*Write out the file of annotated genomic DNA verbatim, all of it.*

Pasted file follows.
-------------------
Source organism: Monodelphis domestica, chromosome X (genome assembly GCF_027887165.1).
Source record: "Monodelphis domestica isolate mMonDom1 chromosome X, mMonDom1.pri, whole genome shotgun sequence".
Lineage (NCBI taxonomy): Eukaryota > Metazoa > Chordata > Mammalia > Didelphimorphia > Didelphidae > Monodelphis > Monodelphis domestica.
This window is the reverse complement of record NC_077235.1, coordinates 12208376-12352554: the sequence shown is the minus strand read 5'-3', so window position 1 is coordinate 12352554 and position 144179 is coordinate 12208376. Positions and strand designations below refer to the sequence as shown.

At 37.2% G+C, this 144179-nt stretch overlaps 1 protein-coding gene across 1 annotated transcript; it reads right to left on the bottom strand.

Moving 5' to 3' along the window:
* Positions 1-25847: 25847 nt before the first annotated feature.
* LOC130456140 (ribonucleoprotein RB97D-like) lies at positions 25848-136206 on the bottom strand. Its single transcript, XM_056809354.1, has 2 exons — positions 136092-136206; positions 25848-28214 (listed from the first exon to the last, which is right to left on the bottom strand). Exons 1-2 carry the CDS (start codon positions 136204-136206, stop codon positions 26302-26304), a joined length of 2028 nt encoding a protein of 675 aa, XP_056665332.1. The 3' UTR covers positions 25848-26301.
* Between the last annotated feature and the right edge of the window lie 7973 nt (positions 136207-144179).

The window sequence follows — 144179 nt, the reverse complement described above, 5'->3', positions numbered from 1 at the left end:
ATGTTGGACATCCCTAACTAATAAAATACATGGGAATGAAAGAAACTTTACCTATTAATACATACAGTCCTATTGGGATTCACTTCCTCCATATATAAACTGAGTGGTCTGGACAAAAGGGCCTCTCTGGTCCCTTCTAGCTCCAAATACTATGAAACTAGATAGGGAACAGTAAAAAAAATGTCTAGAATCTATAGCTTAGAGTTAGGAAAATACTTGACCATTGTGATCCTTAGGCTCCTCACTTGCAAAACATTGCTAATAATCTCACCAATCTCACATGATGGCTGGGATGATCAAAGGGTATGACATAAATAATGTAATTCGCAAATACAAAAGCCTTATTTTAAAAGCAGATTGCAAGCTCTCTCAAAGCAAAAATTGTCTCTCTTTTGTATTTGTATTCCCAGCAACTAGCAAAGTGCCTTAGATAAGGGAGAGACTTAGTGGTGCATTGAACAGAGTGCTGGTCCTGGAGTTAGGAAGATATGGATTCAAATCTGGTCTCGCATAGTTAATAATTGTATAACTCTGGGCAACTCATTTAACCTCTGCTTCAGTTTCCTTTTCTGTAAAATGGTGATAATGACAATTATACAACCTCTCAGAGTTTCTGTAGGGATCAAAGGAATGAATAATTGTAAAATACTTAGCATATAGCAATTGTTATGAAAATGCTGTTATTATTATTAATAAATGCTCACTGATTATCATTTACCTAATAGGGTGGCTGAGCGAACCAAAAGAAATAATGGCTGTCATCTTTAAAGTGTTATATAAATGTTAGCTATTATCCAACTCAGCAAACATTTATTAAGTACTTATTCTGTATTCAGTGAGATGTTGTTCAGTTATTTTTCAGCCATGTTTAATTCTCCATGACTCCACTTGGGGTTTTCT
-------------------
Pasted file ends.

Source organism: Monodelphis domestica, chromosome X (genome assembly GCF_027887165.1).
Source record: "Monodelphis domestica isolate mMonDom1 chromosome X, mMonDom1.pri, whole genome shotgun sequence".
Lineage (NCBI taxonomy): Eukaryota > Metazoa > Chordata > Mammalia > Didelphimorphia > Didelphidae > Monodelphis > Monodelphis domestica.
This window is the reverse complement of record NC_077235.1, coordinates 12208376-12352554: the sequence shown is the minus strand read 5'-3', so window position 1 is coordinate 12352554 and position 144179 is coordinate 12208376. Positions and strand designations below refer to the sequence as shown.

At 37.2% G+C, this 144179-nt stretch overlaps 1 protein-coding gene across 1 annotated transcript; it reads right to left on the bottom strand.

Moving 5' to 3' along the window:
* Positions 1-25847: 25847 nt before the first annotated feature.
* LOC130456140 (ribonucleoprotein RB97D-like) lies at positions 25848-136206 on the bottom strand. Its single transcript, XM_056809354.1, has 2 exons — positions 136092-136206; positions 25848-28214 (listed from the first exon to the last, which is right to left on the bottom strand). Exons 1-2 carry the CDS (start codon positions 136204-136206, stop codon positions 26302-26304), a joined length of 2028 nt encoding a protein of 675 aa, XP_056665332.1. The 3' UTR covers positions 25848-26301.
* Between the last annotated feature and the right edge of the window lie 7973 nt (positions 136207-144179).

The window sequence follows — 144179 nt, the reverse complement described above, 5'->3', positions numbered from 1 at the left end:
ATGTTGGACATCCCTAACTAATAAAATACATGGGAATGAAAGAAACTTTACCTATTAATACATACAGTCCTATTGGGATTCACTTCCTCCATATATAAACTGAGTGGTCTGGACAAAAGGGCCTCTCTGGTCCCTTCTAGCTCCAAATACTATGAAACTAGATAGGGAACAGTAAAAAAAATGTCTAGAATCTATAGCTTAGAGTTAGGAAAATACTTGACCATTGTGATCCTTAGGCTCCTCACTTGCAAAACATTGCTAATAATCTCACCAATCTCACATGATGGCTGGGATGATCAAAGGGTATGACATAAATAATGTAATTCGCAAATACAAAAGCCTTATTTTAAAAGCAGATTGCAAGCTCTCTCAAAGCAAAAATTGTCTCTCTTTTGTATTTGTATTCCCAGCAACTAGCAAAGTGCCTTAGATAAGGGAGAGACTTAGTGGTGCATTGAACAGAGTGCTGGTCCTGGAGTTAGGAAGATATGGATTCAAATCTGGTCTCGCATAGTTAATAATTGTATAACTCTGGGCAACTCATTTAACCTCTGCTTCAGTTTCCTTTTCTGTAAAATGGTGATAATGACAATTATACAACCTCTCAGAGTTTCTGTAGGGATCAAAGGAATGAATAATTGTAAAATACTTAGCATATAGCAATTGTTATGAAAATGCTGTTATTATTATTAATAAATGCTCACTGATTATCATTTACCTAATAGGGTGGCTGAGCGAACCAAAAGAAATAATGGCTGTCATCTTTAAAGTGTTATATAAATGTTAGCTATTATCCAACTCAGCAAACATTTATTAAGTACTTATTCTGTATTCAGTGAGATGTTGTTCAGTTATTTTTCAGCCATGTTTAATTCTCCATGACTCCACTTGGGGTTTTCT